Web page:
Anyone who knows me well, knows that I am a Type A personality. You won’t find me out holiday shopping after Thanksgiving. I get this done before Thanksgiving. And, in November, I start to plan my publicity schedule for the following year.
Two new events– among the regular ones that I normally schedule– are poetry events. One is a haiku workshop at the Women’s Exchange in Winnetka, IL, (Chicago metro area). It will be held, Tuesday, March 13, from 10 to 11:30 a.m. Also, I will be exhibiting my haiku/art from Saturday, April 21 through June at the Arlington Green Executive Center in Arlington Heights, IL. You’ll hear more about these first-time events as the date gets near, and about my regular events, too.
Further, I’ll be spending 2018 organizing the format of my seventh book– this one, a poetry book, with something for all poetry buffs. It will be published in 2019. (I won’t reveal its details now.) And, of course, I’ll be busy “writing for money” with my usual editing and publicity projects–something I hope to be doing for the next couple decades.
My best advice to any serious author who wants and needs publicity is to always plan months in advance for important events. Many venues, such as libraries, plan their schedules about four months in advance, so it’s best to contact many places five or six months in advance with proposals.
It’s important to graciously accept a chance to speak. As a writer, I am not picky, and I make it a rule to try to accept all invitations, as each one often leads to something bigger. This attitude is just good PR. If you truly believe in yourself and your book, share yourself and your book with others.
Don’t under any circumstances act like a Prima Donna and be difficult to work with. I remember long ago, in the mid-90s, I hosted a radio poetry program on public broadcasting. It amazed me how some poets acted as if they were celebrities who needed to be accommodated at all costs.
One poet told me emphatically that she didn’t want to discuss certain things on my show. She never bothered to ask me what I wanted to discuss. What a pain! As someone who has sought publicity for my own books for nearly thirty years, I am experienced and polite enough not to dictate what I want to discuss. I do what is needed by the host, unless I feel inexperienced to discuss a certain area. If so, I say so.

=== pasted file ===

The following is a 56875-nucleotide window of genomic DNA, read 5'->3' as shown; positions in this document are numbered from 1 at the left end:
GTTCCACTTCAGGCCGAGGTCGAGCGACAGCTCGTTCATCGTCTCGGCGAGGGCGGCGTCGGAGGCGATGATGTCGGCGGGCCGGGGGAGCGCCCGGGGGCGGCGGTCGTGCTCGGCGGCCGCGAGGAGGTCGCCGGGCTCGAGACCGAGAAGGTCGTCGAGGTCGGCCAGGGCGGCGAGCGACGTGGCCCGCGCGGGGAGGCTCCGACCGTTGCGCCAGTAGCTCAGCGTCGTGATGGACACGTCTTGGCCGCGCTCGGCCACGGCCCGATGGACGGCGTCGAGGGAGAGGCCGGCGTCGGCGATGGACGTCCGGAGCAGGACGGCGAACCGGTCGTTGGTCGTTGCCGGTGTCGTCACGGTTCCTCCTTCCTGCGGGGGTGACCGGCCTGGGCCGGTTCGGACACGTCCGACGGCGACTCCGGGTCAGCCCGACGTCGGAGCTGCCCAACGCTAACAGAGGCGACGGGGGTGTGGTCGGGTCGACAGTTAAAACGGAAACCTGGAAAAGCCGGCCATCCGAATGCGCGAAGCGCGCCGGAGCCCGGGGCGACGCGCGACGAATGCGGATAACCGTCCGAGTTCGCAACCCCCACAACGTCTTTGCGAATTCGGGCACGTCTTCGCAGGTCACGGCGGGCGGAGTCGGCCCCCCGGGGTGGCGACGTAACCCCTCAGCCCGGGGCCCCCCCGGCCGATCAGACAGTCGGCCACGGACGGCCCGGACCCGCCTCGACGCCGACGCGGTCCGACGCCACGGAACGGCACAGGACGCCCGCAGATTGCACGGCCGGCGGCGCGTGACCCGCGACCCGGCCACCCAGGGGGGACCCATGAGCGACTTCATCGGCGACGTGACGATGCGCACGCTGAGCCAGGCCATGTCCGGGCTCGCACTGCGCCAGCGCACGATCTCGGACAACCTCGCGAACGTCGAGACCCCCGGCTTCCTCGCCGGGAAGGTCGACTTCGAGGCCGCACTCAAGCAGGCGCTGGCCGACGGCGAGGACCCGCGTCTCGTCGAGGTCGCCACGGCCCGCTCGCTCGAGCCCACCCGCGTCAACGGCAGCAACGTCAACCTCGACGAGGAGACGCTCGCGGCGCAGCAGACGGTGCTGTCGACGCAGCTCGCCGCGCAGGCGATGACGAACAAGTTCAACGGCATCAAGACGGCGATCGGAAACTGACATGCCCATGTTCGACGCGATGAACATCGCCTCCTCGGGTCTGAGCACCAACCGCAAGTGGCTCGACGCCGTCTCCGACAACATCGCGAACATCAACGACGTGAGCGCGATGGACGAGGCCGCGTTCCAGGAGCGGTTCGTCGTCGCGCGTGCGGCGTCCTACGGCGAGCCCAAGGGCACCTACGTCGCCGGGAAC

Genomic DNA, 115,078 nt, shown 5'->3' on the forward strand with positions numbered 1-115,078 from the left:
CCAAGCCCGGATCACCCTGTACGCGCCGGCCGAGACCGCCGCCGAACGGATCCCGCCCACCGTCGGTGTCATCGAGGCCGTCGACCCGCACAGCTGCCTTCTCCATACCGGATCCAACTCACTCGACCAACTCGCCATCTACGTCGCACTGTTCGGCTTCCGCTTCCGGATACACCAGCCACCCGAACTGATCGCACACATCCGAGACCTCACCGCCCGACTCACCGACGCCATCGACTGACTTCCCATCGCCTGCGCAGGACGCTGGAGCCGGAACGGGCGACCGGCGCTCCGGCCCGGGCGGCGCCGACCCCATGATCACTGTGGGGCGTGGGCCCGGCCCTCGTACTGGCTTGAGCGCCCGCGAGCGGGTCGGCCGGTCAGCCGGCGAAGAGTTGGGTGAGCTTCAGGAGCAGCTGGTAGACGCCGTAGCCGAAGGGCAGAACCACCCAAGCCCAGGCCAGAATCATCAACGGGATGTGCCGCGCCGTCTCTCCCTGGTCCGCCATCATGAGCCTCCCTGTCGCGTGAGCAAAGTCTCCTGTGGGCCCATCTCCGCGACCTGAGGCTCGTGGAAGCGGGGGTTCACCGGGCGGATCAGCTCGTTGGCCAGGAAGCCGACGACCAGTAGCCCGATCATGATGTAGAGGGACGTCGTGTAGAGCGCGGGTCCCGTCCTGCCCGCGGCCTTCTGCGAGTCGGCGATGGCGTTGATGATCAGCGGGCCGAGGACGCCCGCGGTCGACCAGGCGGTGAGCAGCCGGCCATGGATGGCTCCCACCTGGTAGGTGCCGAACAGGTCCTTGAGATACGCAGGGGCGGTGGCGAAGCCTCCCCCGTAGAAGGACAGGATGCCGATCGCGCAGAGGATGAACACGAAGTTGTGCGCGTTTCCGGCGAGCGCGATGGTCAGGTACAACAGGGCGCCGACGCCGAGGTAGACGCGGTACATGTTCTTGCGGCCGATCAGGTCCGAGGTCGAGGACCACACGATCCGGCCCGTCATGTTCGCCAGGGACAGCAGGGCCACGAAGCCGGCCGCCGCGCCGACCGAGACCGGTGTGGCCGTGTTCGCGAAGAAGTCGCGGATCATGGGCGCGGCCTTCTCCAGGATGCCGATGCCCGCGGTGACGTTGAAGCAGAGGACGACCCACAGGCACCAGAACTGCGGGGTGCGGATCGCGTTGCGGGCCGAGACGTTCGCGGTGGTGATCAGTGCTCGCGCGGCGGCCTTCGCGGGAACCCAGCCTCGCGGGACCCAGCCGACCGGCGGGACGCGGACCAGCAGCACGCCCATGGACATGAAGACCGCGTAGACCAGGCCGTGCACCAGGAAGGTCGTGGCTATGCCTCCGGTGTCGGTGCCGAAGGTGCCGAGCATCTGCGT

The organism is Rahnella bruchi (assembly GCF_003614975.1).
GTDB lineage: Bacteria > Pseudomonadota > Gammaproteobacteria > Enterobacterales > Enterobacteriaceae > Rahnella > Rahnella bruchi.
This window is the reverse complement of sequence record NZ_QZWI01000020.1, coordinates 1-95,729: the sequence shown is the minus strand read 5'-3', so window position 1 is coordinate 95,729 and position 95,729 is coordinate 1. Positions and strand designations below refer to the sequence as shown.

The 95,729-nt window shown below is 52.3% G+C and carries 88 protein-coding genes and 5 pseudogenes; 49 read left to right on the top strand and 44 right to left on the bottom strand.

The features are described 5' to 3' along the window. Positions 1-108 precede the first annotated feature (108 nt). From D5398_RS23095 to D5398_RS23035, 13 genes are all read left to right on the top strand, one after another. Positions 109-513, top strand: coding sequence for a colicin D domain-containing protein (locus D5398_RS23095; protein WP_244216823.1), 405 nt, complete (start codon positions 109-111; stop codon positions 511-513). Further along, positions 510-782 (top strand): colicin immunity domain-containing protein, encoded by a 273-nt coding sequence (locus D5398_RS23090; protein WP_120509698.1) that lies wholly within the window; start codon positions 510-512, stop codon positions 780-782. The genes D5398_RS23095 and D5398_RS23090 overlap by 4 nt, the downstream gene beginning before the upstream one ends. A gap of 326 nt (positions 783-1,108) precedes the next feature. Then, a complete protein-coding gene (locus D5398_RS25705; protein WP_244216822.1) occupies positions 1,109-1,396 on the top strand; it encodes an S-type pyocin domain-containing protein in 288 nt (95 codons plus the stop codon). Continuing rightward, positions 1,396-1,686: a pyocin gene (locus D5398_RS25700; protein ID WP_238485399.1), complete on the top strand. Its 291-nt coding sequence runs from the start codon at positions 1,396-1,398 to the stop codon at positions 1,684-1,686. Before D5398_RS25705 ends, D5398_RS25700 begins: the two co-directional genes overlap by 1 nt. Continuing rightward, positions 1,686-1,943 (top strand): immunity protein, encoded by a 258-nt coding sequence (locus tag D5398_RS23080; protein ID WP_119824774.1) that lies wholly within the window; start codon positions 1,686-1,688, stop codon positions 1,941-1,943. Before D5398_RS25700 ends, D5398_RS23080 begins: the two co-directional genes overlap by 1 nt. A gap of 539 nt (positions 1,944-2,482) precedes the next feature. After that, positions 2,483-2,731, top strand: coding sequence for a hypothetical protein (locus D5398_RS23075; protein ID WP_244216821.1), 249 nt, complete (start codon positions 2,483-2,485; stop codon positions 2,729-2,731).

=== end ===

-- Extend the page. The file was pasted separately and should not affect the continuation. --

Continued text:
My point is, exercise “good business and social skills” in dealing with prospective interviewers or book reviewers. Why would anyone invite you back for more or recommend you to others if you are difficult to work with?
I always make myself available and cheerfully accept an invitation, asking the host or reviewer or interviewer how I can help them to help me produce a good program or good review. Do they want me to provide some interview questions that they can use? A lot of interviewers do.
On my radio program, I interviewed a poet who tried to match wits with me, and even told me I didn’t know what I was talking about. How rude to go on someone’s show and try to embarrass her. Needless to say, I have shunned her ever since. And this rude and gauche person even tried to befriend me on Facebook twenty years later! Of course, I didn’t respond. (I have come to learn that she deals with everyone she comes in contact with in much the same manner.)
Keep in mind that you are not a unique author. No one is unique. You can joke about being unique in a lighthearted way with friends, if you wish, but make sure everyone can tell you are joking.
Still another anecdote: On my radio program, one poet contacted me who didn’t realize it was his responsibility to provide me with a copy of his book. He told me I could “go to the bookstore and look at the book”! Goodness, not only was this very impolite and unprofessional, but wouldn’t one want you to have a copy of one’s book so he could be interviewed and asked relevant and intelligent questions? This is the type of behavior that gives some authors a bad name. It doesn’t even pass the test of common sense.
Anytime you approach someone you want something from, doesn’t it make sense to bend over backwards to accommodate them? When you first contact them about reviewing your book or appearing on their show, tell them that you are mailing off a copy of your book. They should be extended that courtesy.
(Actually, be sure to ask them if they review books, if they are editors. Sometimes, editors who formerly reviewed books, have stopped doing it, because it is running into too much time for them, or they can no longer find reviewers to review them.)
If you keep the above points in mind, you should be on your way to getting invited and getting referred to others for publicity purposes.
Now, during the book-buying season, see if you can’t scare up some last minute appearances. I often tell prospects that if one of their author-guests gets sick at the last minute, I can fill in and speak or be interviewed on a show. This works, too.
Copyright 2017 by Charlotte Digregorio.